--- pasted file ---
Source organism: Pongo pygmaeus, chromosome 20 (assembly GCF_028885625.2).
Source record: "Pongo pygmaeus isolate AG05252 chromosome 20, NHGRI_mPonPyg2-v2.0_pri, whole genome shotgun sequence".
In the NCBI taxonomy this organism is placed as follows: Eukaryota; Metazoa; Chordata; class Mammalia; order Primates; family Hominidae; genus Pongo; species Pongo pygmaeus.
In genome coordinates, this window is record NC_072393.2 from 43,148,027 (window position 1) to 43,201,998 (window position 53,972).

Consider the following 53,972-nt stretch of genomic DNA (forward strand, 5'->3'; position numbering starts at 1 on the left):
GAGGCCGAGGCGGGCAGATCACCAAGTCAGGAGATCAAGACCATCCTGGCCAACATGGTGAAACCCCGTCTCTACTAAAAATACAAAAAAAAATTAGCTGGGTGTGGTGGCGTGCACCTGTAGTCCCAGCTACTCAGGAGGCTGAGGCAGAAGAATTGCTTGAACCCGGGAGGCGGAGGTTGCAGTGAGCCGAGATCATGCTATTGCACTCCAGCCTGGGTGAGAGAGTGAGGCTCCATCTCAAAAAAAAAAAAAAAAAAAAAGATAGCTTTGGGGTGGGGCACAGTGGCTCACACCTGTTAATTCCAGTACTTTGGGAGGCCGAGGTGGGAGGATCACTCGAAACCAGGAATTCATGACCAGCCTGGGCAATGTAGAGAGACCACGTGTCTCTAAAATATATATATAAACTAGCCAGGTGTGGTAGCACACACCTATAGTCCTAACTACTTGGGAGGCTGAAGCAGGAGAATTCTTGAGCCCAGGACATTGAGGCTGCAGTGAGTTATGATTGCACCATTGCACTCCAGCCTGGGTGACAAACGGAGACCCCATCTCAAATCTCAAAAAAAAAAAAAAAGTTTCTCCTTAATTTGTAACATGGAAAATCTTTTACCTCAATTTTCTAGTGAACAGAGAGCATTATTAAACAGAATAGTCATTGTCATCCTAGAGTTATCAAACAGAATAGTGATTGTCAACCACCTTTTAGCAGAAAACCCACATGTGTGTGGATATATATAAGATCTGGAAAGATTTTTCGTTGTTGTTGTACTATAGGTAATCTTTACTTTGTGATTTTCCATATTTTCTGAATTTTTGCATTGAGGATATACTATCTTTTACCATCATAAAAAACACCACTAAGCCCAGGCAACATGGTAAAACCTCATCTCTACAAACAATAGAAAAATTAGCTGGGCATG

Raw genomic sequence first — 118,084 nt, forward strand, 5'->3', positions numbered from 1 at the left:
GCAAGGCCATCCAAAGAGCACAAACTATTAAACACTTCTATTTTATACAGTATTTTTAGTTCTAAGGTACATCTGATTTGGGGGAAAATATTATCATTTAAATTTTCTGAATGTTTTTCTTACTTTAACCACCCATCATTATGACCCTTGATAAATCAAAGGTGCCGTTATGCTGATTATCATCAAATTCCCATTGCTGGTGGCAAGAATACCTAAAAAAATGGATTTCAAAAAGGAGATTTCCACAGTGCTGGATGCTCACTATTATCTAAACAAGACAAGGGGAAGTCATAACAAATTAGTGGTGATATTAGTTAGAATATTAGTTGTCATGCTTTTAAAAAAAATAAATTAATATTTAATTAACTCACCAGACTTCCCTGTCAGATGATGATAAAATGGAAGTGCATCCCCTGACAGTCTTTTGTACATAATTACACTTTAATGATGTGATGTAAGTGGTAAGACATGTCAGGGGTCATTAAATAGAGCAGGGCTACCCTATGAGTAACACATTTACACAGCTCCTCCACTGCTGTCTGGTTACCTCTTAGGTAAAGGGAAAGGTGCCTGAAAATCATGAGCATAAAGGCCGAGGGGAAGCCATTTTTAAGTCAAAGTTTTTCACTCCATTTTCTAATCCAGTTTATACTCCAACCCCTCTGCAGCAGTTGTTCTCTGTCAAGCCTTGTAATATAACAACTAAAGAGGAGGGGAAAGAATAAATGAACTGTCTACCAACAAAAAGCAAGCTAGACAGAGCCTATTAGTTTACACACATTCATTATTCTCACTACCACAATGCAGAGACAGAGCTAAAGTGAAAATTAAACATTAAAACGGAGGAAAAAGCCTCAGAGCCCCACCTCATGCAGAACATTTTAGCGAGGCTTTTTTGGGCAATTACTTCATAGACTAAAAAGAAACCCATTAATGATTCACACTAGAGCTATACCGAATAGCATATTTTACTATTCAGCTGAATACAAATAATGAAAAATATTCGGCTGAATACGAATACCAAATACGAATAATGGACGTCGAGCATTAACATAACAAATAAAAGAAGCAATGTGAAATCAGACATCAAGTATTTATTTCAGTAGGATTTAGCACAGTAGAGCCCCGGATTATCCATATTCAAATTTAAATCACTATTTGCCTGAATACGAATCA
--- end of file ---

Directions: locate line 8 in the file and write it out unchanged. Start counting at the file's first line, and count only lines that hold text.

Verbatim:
GCAAGGCCATCCAAAGAGCACAAACTATTAAACACTTCTATTTTATACAGTATTTTTAGTTCTAAGGTACATCTGATTTGGGGGAAAATATTATCATTTAAATTTTCTGAATGTTTTTCTTACTTTAACCACCCATCATTATGACCCTTGATAAATCAAAGGTGCCGTTATGCTGATTATCATCAAATTCCCATTGCTGGTGGCAAGAATACCTAAAAAAATGGATTTCAAAAAGGAGATTTCCACAGTGCTGGATGCTCACTATTATCTAAACAAGACAAGGGGAAGTCATAACAAATTAGTGGTGATATTAGTTAGAATATTAGTTGTCATGCTTTTAAAAAAAATAAATTAATATTTAATTAACTCACCAGACTTCCCTGTCAGATGATGATAAAATGGAAGTGCATCCCCTGACAGTCTTTTGTACATAATTACACTTTAATGATGTGATGTAAGTGGTAAGACATGTCAGGGGTCATTAAATAGAGCAGGGCTACCCTATGAGTAACACATTTACACAGCTCCTCCACTGCTGTCTGGTTACCTCTTAGGTAAAGGGAAAGGTGCCTGAAAATCATGAGCATAAAGGCCGAGGGGAAGCCATTTTTAAGTCAAAGTTTTTCACTCCATTTTCTAATCCAGTTTATACTCCAACCCCTCTGCAGCAGTTGTTCTCTGTCAAGCCTTGTAATATAACAACTAAAGAGGAGGGGAAAGAATAAATGAACTGTCTACCAACAAAAAGCAAGCTAGACAGAGCCTATTAGTTTACACACATTCATTATTCTCACTACCACAATGCAGAGACAGAGCTAAAGTGAAAATTAAACATTAAAACGGAGGAAAAAGCCTCAGAGCCCCACCTCATGCAGAACATTTTAGCGAGGCTTTTTTGGGCAATTACTTCATAGACTAAAAAGAAACCCATTAATGATTCACACTAGAGCTATACCGAATAGCATATTTTACTATTCAGCTGAATACAAATAATGAAAAATATTCGGCTGAATACGAATACCAAATACGAATAATGGACGTCGAGCATTAACATAACAAATAAAAGAAGCAATGTGAAATCAGACATCAAGTATTTATTTCAGTAGGATTTAGCACAGTAGAGCCCCGGATTATCCATATTCAAATTTAAATCACTATTTGCCTGAATACGAATCA